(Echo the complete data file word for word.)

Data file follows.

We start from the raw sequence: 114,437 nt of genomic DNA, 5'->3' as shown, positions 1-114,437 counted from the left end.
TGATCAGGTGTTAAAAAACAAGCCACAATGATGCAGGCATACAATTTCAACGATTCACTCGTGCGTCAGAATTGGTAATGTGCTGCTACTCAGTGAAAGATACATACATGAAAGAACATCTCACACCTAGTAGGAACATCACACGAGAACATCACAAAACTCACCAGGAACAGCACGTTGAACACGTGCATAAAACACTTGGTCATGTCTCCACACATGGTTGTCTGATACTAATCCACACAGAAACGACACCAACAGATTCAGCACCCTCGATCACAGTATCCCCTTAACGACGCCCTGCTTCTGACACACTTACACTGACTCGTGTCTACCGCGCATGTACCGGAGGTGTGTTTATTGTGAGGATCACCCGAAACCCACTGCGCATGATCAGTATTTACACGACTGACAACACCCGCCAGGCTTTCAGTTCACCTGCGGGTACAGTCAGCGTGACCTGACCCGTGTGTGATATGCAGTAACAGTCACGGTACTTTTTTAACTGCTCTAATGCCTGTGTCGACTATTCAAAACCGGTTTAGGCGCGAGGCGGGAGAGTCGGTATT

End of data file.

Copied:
We start from the raw sequence: 114,437 nt of genomic DNA, 5'->3' as shown, positions 1-114,437 counted from the left end.
TGATCAGGTGTTAAAAAACAAGCCACAATGATGCAGGCATACAATTTCAACGATTCACTCGTGCGTCAGAATTGGTAATGTGCTGCTACTCAGTGAAAGATACATACATGAAAGAACATCTCACACCTAGTAGGAACATCACACGAGAACATCACAAAACTCACCAGGAACAGCACGTTGAACACGTGCATAAAACACTTGGTCATGTCTCCACACATGGTTGTCTGATACTAATCCACACAGAAACGACACCAACAGATTCAGCACCCTCGATCACAGTATCCCCTTAACGACGCCCTGCTTCTGACACACTTACACTGACTCGTGTCTACCGCGCATGTACCGGAGGTGTGTTTATTGTGAGGATCACCCGAAACCCACTGCGCATGATCAGTATTTACACGACTGACAACACCCGCCAGGCTTTCAGTTCACCTGCGGGTACAGTCAGCGTGACCTGACCCGTGTGTGATATGCAGTAACAGTCACGGTACTTTTTTAACTGCTCTAATGCCTGTGTCGACTATTCAAAACCGGTTTAGGCGCGAGGCGGGAGAGTCGGTATT